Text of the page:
"This long-overdue plan will create more than 15,000 construction-related jobs for the working men and women of New York," added Ed Malloy, President of the Building and Construction Trades Council. "The overall Javits expansion is an example of economic development the way it ought to be - public and private investment that benefits a broad cross-section of New Yorkers by generating more tax revenue and jobs with good wages, health insurance and pension security."
"The Javits expansion is an important first step towards the revitalization of Manhattan's West Side," said Lou Coletti, President of the Building Trades Employers' Association. "It's projects like these that create jobs, economic growth and tax revenues for the residents of our city and state."
As a result of the Javits Center expansion, operations at the expanded Jacob K. Javits Convention Center are expected to generate more than $1.1 billion in direct spending by delegates, exhibitors and event organizers annually for the city. It is estimated that an additional $47 million in incremental revenue will be generated annually as a result of this expansion over and above the $97 million in current revenues generated by the Javits Center.
Upon the completion of Phase I of the expansion, the Javits Center will double in size -- jumping from 16th in North America to number eight, securing New York's position in the top ten.
"New York City is a top draw for convention and trade show business. As a major producer of business at the Javits Center, the need for an expansion has been evident for many years," said Jeff Little, President and Chief Operating Officer of George Little Management. The growth of our business and of New York City's convention industry just took a huge step in the right direction."
"This is a historic day for New York as the Public Authorities Control Board has officially completed the approval process of a much-awaited project," said William C. Rudin, Chairman of Association for a Better New York. "Not only will the expansion provide close to $50 million in annual revenues to the state and city, the project will also invigorate the tourism industry, an industry that is directly shaping the future growth of our city."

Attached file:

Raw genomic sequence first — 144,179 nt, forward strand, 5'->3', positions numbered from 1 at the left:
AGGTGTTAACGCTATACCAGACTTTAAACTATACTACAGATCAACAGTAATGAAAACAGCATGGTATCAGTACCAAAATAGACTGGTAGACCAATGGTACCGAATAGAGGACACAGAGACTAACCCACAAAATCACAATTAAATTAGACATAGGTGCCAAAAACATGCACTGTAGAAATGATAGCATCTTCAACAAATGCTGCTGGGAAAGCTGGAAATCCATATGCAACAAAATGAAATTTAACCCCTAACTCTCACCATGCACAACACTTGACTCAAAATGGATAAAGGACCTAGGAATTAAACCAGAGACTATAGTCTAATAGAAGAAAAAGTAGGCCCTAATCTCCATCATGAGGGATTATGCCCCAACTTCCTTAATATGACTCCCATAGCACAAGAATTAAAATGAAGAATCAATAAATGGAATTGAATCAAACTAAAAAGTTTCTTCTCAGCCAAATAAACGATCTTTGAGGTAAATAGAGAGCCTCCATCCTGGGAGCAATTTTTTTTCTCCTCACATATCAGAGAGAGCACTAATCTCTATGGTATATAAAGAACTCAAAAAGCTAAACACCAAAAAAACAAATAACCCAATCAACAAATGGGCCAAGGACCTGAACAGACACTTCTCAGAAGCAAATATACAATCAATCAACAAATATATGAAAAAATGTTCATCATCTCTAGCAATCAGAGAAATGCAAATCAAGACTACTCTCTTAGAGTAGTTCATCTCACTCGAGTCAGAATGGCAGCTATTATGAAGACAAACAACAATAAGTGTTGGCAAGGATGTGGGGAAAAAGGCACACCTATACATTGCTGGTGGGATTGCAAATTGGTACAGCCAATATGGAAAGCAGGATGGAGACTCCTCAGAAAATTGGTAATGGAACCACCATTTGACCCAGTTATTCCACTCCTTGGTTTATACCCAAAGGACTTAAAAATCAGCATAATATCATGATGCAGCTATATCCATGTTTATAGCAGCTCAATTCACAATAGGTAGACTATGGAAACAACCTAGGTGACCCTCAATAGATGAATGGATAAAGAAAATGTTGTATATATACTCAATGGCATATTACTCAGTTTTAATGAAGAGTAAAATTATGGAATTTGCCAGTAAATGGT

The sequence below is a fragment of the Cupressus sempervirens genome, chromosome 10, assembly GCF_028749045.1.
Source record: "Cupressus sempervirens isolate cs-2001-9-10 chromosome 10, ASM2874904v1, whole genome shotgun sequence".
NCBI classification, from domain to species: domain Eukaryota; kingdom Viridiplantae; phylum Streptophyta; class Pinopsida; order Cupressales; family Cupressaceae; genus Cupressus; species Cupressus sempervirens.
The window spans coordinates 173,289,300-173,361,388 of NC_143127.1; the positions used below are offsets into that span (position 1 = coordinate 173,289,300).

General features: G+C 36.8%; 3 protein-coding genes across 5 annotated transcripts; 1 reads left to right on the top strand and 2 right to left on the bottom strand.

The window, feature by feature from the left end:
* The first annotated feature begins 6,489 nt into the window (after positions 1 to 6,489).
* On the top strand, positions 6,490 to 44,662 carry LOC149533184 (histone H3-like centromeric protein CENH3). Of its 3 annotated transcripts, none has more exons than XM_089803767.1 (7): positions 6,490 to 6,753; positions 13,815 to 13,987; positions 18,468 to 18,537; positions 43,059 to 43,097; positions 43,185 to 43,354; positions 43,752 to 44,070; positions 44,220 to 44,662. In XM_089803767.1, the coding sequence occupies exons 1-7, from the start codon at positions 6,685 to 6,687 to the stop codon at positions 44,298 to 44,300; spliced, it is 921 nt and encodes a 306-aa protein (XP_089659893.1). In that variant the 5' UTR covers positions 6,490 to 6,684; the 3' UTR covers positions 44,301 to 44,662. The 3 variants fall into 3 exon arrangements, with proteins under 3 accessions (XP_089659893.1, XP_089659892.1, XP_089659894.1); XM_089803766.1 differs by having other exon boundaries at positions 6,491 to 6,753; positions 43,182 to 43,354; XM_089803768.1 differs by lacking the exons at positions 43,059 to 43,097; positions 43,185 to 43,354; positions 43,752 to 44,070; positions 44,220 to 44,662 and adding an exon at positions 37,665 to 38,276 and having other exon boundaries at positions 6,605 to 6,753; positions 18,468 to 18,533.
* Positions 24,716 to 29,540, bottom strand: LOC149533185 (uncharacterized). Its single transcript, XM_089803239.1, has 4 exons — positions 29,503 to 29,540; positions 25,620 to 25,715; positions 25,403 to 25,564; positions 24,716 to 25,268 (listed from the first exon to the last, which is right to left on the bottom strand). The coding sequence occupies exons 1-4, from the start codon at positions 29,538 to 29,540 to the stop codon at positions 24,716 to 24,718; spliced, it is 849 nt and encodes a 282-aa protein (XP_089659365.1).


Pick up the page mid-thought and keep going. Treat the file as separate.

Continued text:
"The Javits expansion project is not only great for our organization but for the City and State of New York. We're happy to see that outside issues didn't complicate the process and PACB was able to vote on the merits of this long awaited project," said Michael Forde, Executive Secretary Treasurer, NYC District Council of Carpenters. "We thank Governor Pataki, Speaker Silver and Majority Leader Bruno for their hard work and leadership in moving this project forward."
Come 2010, The Javits Center's long-inadequate exhibition space will expand from 760,000 to 1.1 million square feet, representing a 45% increase. Meeting room space will increase by 600% from 30,000 to 210,000 square feet, and the center will house the city's largest ballroom. In addition, a headquarters hotel will help accommodate tens of thousands of additional convention attendees who will bring their business and visitor spending to New York.
New York City tourism is a $24 billion industry which generates more than $5 billion in city, state and federal tax revenues further supporting essential services including the police and fire departments, public education, sanitation services and transportation infrastructure. Visitor spending supports $13 billion in payroll and 330,000 jobs in all five boroughs.